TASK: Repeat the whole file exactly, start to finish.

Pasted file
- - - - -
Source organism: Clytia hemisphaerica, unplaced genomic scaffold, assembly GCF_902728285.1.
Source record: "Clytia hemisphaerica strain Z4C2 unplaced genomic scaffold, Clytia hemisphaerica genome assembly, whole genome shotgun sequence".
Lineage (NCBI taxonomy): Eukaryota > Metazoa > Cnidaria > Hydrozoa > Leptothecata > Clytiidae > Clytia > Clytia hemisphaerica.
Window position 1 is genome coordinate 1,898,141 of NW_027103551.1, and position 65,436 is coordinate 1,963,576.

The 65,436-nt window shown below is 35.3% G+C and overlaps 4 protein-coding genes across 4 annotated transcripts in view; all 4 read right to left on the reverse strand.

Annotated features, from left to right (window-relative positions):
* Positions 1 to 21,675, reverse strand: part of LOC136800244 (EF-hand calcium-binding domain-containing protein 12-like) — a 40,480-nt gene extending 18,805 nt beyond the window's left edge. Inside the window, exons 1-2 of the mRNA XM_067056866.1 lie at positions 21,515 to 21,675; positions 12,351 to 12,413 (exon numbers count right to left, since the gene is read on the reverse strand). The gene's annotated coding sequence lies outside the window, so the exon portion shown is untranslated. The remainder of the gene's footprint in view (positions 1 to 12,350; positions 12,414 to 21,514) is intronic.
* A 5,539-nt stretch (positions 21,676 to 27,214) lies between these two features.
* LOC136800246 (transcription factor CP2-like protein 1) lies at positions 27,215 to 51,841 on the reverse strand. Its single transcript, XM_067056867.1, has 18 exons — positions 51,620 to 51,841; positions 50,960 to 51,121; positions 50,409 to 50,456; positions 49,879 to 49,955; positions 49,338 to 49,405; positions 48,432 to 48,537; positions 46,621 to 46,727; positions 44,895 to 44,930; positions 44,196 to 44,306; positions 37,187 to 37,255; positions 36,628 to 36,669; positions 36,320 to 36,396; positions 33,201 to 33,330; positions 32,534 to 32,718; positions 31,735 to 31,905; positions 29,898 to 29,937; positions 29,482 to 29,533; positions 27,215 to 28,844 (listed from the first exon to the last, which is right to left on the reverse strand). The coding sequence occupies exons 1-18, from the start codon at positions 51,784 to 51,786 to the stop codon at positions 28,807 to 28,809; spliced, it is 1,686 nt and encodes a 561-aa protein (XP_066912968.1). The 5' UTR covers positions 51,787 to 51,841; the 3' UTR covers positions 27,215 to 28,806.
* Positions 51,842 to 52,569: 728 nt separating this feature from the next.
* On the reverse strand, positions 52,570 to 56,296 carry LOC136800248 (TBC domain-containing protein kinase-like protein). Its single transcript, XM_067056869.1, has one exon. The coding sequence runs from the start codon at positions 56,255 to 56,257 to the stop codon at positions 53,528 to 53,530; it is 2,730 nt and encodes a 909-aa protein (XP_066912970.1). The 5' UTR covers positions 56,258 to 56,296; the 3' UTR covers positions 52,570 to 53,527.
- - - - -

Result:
Source organism: Clytia hemisphaerica, unplaced genomic scaffold, assembly GCF_902728285.1.
Source record: "Clytia hemisphaerica strain Z4C2 unplaced genomic scaffold, Clytia hemisphaerica genome assembly, whole genome shotgun sequence".
Lineage (NCBI taxonomy): Eukaryota > Metazoa > Cnidaria > Hydrozoa > Leptothecata > Clytiidae > Clytia > Clytia hemisphaerica.
Window position 1 is genome coordinate 1,898,141 of NW_027103551.1, and position 65,436 is coordinate 1,963,576.

The 65,436-nt window shown below is 35.3% G+C and overlaps 4 protein-coding genes across 4 annotated transcripts in view; all 4 read right to left on the reverse strand.

Annotated features, from left to right (window-relative positions):
* Positions 1 to 21,675, reverse strand: part of LOC136800244 (EF-hand calcium-binding domain-containing protein 12-like) — a 40,480-nt gene extending 18,805 nt beyond the window's left edge. Inside the window, exons 1-2 of the mRNA XM_067056866.1 lie at positions 21,515 to 21,675; positions 12,351 to 12,413 (exon numbers count right to left, since the gene is read on the reverse strand). The gene's annotated coding sequence lies outside the window, so the exon portion shown is untranslated. The remainder of the gene's footprint in view (positions 1 to 12,350; positions 12,414 to 21,514) is intronic.
* A 5,539-nt stretch (positions 21,676 to 27,214) lies between these two features.
* LOC136800246 (transcription factor CP2-like protein 1) lies at positions 27,215 to 51,841 on the reverse strand. Its single transcript, XM_067056867.1, has 18 exons — positions 51,620 to 51,841; positions 50,960 to 51,121; positions 50,409 to 50,456; positions 49,879 to 49,955; positions 49,338 to 49,405; positions 48,432 to 48,537; positions 46,621 to 46,727; positions 44,895 to 44,930; positions 44,196 to 44,306; positions 37,187 to 37,255; positions 36,628 to 36,669; positions 36,320 to 36,396; positions 33,201 to 33,330; positions 32,534 to 32,718; positions 31,735 to 31,905; positions 29,898 to 29,937; positions 29,482 to 29,533; positions 27,215 to 28,844 (listed from the first exon to the last, which is right to left on the reverse strand). The coding sequence occupies exons 1-18, from the start codon at positions 51,784 to 51,786 to the stop codon at positions 28,807 to 28,809; spliced, it is 1,686 nt and encodes a 561-aa protein (XP_066912968.1). The 5' UTR covers positions 51,787 to 51,841; the 3' UTR covers positions 27,215 to 28,806.
* Positions 51,842 to 52,569: 728 nt separating this feature from the next.
* On the reverse strand, positions 52,570 to 56,296 carry LOC136800248 (TBC domain-containing protein kinase-like protein). Its single transcript, XM_067056869.1, has one exon. The coding sequence runs from the start codon at positions 56,255 to 56,257 to the stop codon at positions 53,528 to 53,530; it is 2,730 nt and encodes a 909-aa protein (XP_066912970.1). The 5' UTR covers positions 56,258 to 56,296; the 3' UTR covers positions 52,570 to 53,527.